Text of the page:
Neurocrine Achieves Milestone as Congenital Adrenal Hyperplasia Candidate Triumphs in Phase III Trial

Neurocrine’s Breakthrough: Hope on the Horizon for Congenital Adrenal Hyperplasia as Phase III Trial Succeeds

In a significant stride forward, Neurocrine Biosciences has unveiled the successful results of its Phase III CAHtalyst Adult Study, signaling newfound hope for patients battling classic congenital adrenal hyperplasia (CAH). This groundbreaking trial centered around the investigational oral CRF1 antagonist, crinecerfont, has achieved its primary efficacy endpoint, marking a pivotal moment in the quest for CAH treatment.

While specific data was not disclosed in the announcement, Neurocrine’s revelation was clear: after 24 weeks of treatment with crinecerfont, patients experienced a noteworthy reduction in daily glucocorticoid dosage compared to those on a placebo. Crucially, crinecerfont maintained control over androgen levels, a critical aspect of CAH management.

Crinecerfont went on to meet key secondary endpoints by significantly lowering androstenedione levels within four weeks of treatment, a remarkable feat compared to the placebo group. Moreover, at the 24-week mark, approximately 63% of patients treated with crinecerfont saw a reduction in physiologic glucocorticoid doses, as opposed to just 18% in the placebo cohort.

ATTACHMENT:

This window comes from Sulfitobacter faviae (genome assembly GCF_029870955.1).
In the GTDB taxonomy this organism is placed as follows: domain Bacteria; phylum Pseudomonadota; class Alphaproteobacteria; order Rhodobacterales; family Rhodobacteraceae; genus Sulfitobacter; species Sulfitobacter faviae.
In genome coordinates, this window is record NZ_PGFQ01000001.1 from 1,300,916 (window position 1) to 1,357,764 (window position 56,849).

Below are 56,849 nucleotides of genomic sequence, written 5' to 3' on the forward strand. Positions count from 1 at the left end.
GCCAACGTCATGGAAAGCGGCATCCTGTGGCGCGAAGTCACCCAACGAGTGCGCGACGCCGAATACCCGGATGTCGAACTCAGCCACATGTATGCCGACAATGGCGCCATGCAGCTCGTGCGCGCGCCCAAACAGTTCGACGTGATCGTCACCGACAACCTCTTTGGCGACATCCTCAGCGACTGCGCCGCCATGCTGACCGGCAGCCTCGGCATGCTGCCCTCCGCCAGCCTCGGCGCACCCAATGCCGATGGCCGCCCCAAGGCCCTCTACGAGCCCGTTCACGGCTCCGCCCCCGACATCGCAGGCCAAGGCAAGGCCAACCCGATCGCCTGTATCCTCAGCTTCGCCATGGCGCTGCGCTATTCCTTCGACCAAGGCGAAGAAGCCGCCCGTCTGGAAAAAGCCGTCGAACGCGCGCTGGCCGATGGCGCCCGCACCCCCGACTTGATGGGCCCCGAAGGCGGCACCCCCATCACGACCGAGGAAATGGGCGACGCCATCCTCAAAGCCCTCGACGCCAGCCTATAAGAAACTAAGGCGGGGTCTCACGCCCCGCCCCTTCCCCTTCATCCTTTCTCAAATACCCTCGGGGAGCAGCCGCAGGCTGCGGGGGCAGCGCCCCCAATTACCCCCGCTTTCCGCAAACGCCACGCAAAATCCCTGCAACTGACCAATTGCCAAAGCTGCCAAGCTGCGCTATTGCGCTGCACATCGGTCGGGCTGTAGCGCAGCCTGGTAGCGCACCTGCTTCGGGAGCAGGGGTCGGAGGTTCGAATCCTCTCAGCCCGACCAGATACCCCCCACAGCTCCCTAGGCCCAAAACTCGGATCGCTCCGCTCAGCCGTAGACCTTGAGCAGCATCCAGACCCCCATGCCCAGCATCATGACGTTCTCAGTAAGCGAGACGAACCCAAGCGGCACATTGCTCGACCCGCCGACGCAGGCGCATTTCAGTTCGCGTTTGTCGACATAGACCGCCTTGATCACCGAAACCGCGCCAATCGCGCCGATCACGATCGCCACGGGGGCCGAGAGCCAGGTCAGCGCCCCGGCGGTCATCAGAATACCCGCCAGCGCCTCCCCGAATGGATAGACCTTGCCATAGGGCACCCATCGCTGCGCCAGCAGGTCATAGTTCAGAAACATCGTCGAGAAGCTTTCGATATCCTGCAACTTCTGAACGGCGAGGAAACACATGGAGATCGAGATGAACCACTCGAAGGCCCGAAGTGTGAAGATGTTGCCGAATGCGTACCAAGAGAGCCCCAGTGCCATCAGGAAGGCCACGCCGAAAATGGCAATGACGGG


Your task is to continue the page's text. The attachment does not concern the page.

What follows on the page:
These compelling findings will serve as the foundation for Neurocrine’s forthcoming regulatory applications to the FDA, with plans to submit in 2024. CEO Kevin Gorman also expressed the company’s intention to seek approval from the European Medicines Agency.

Congenital adrenal hyperplasia (CAH) encompasses a range of genetic conditions resulting from mutations that disrupt the production of adrenal hormones. Most CAH cases involve deficiencies in the 21-hydroxylase (21-OHD) enzyme, leading to cortisol and aldosterone deficits. Left untreated, CAH can lead to life-threatening complications, including salt wasting and dehydration.

The current standard of care for CAH involves glucocorticoid therapies administered at supraphysiologic doses, which can lead to severe long-term complications such as diabetes, cardiovascular disease, and osteoporosis, while also impacting patients’ cognitive function. Currently, there are no approved non-glucocorticoid treatments for CAH.

Crinecerfont, an orally available selective antagonist of the corticotropin-releasing factor type 1 receptor, offers a potential breakthrough. By blocking CRF1 receptors, it reduces the production of adrenal hormones, addressing hallmark CAH symptoms.

Neurocrine’s CAHtalyst study, featuring 182 adult patients, validated the safety and efficacy of crinecerfont’s unique mechanism of action. The study consists of a 24-week randomized, double-blinded, placebo-controlled phase, followed by a year-long open-label period, which is ongoing.

Excitingly, Neurocrine is also developing crinecerfont for pediatric patients, with Phase III enrollment completion in February 2023. Anticipated topline data from this trial are expected to emerge in the fourth quarter of this year, marking another significant step forward in the battle against CAH.

Leave a Comment